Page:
Telogen Effluvium - Short Term Temporary Hair Loss
Telogen effluvium – if it wasn't a potentially distressing condition, these two words would almost have a soothing sound to them. One can imagine telogen effluvium being all kinds of interesting things, but in fact it is an increase in the rate at which we shed our dead hair. Most often it is temporary and caused by increased stress in some shape or form to our bodies. And in nearly all cases the condition is temporary and rights itself. As a “follicly challenged” male I have an interest in what makes our hair fall out. Here's what I've learnt about this usually harmless, but often upsetting, condition.
To understand a bit more about telogen effluvium we have to understand the mechanism by which hair grows on our scalps. It is produced in little pouches or pockets in the skin called hair follicles. The normal life of a hair is around three years during which time it is growing constantly at around about one centimetre (approx 3/8 in) each month which is why we need regular haircuts. But after about three years the individual hair comes to the end of its life cycle and falls out so we find occasional hairs on our shoulders, in our combs and in the bathtub. After the hair has been shed the hair follicle rests for a time and then the cycle restarts, with the follicle producing a new hair which starts to grow. There are about 1% of hairs on our head at any one time which have reached the end of their life cycle and are about to fall out, but as all the hairs on our head are at different stages in the cycle it is a continuous process.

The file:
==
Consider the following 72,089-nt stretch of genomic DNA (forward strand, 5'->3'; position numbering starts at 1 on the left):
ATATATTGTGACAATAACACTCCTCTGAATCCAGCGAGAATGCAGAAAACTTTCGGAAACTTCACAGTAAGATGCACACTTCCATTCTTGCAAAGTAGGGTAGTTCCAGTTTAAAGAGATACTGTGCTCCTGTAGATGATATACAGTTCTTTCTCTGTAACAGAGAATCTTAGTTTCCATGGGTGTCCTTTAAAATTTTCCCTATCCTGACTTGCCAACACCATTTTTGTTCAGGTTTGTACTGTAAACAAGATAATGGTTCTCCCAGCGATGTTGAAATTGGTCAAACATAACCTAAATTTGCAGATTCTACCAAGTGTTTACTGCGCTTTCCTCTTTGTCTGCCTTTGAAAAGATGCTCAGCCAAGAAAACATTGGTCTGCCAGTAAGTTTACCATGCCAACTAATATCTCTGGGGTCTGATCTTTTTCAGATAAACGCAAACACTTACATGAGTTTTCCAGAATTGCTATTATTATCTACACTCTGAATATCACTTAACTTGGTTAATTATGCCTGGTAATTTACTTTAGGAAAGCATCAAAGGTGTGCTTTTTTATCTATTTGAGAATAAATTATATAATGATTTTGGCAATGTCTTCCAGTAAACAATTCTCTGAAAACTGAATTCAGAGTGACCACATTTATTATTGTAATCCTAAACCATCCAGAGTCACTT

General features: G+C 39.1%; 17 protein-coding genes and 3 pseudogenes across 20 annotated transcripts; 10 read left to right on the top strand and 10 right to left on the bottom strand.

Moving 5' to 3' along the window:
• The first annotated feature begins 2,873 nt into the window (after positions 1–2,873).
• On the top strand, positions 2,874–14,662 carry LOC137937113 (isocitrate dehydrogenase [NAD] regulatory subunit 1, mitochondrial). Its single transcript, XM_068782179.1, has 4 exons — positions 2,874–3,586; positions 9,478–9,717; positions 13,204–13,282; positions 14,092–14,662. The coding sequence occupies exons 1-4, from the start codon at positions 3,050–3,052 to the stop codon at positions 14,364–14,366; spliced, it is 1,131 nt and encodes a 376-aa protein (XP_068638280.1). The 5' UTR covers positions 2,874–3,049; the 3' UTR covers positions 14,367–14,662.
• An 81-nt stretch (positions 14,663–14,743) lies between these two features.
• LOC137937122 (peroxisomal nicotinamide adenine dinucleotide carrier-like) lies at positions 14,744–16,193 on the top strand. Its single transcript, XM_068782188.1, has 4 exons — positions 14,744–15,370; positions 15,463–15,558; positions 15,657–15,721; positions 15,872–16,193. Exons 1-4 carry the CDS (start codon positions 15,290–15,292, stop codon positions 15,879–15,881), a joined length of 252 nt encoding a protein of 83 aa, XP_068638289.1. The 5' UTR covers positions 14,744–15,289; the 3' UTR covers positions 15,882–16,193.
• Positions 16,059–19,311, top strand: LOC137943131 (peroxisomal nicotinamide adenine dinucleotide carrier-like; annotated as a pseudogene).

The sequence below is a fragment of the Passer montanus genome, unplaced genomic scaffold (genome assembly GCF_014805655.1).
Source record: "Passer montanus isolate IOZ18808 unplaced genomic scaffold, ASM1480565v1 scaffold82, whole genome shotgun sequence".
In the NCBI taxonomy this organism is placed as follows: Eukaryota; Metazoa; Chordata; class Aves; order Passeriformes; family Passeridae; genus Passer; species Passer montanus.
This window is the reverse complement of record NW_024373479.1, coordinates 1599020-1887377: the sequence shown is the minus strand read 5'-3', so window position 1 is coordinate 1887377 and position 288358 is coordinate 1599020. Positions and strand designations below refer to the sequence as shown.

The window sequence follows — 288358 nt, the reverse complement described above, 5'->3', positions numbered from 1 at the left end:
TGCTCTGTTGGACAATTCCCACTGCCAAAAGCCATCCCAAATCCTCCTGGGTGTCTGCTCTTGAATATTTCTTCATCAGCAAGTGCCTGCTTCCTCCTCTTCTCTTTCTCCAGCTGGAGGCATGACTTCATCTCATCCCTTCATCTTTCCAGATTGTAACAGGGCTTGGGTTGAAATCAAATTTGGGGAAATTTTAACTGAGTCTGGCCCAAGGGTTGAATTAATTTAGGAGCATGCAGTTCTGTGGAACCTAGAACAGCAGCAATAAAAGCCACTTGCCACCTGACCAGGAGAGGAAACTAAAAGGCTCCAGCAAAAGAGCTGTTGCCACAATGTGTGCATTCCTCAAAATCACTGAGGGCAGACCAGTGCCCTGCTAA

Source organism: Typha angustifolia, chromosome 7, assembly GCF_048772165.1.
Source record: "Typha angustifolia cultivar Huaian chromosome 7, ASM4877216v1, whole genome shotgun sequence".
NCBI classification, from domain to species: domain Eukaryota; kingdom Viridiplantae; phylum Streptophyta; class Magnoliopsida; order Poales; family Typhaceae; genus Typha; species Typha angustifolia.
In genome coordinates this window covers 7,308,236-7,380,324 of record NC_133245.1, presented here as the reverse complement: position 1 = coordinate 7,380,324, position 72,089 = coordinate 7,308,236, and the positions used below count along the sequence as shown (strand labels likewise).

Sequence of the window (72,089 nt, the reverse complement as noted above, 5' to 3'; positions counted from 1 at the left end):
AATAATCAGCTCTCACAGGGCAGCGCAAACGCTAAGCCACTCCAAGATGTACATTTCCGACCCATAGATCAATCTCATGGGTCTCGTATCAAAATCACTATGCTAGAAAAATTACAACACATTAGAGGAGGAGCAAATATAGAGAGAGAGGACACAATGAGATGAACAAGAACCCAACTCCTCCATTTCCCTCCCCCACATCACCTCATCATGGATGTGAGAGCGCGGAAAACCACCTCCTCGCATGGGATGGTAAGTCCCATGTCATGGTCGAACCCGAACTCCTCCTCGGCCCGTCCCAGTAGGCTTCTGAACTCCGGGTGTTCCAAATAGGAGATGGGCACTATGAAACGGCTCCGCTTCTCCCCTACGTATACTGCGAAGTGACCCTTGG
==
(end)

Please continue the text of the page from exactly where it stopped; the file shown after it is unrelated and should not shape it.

Telogen Effluvium - Characteristics
Telogen effluvium is characterised by a general thinning of the hair as many more hairs than usual come to the end of the cycle and fall out. As this happens all over the head there are no bald patches in specific areas – it is widespread across the scalp. Because the rest of the hair is growing as usual and healthy it looks just the same as usual, which some people find surprising when more hair than usual is falling out.
Most usually telogen effluvium happens up to three months after some major shock or stress to the body which upsets the body chemistry that directly affects the hair's life cycle. The single most common cause is childbirth with many women experiencing increased hair loss up to three months after the baby is born. But major operations, accidents and illness can also lead to the onset of telogen effluvium as the body reacts to the shock, however it is caused. What tends to happen is that older hairs reach the end of their life before the full three years and within a month or two of their growth stopping they fall out. This means that many more hairs than usual are lost which causes the general thinning that is characteristic of telogen effluvium. A little while later, after the follicle has rested, the growth of new hair starts and within a short while the scalp will be covered with a thicker, more normal covering of hair.
In most cases, telogen effluvium results in temporary hair loss, as outlined but sometimes there can be an underlying reason for the condition developing. Ongoing, excessive shedding of hair can be related to iron deficiency or an underactive thyroid gland, so tests for these conditions are carried out to try to work out what the problem could be. A few drugs are also thought to cause temporary hair loss so it is worth reviewing any medication being taken to see if that could be the cause of the condition.
As I said at the outset, my interest comes from being a man with a lot less hair than I used to have, but to the best of my knowledge I've never suffered from telogen effluvium. I'm not medically qualified in any way, nor am I offering advice, simply sharing what I've learnt. If you need advice then it is important to consult a suitably qualified practitioner.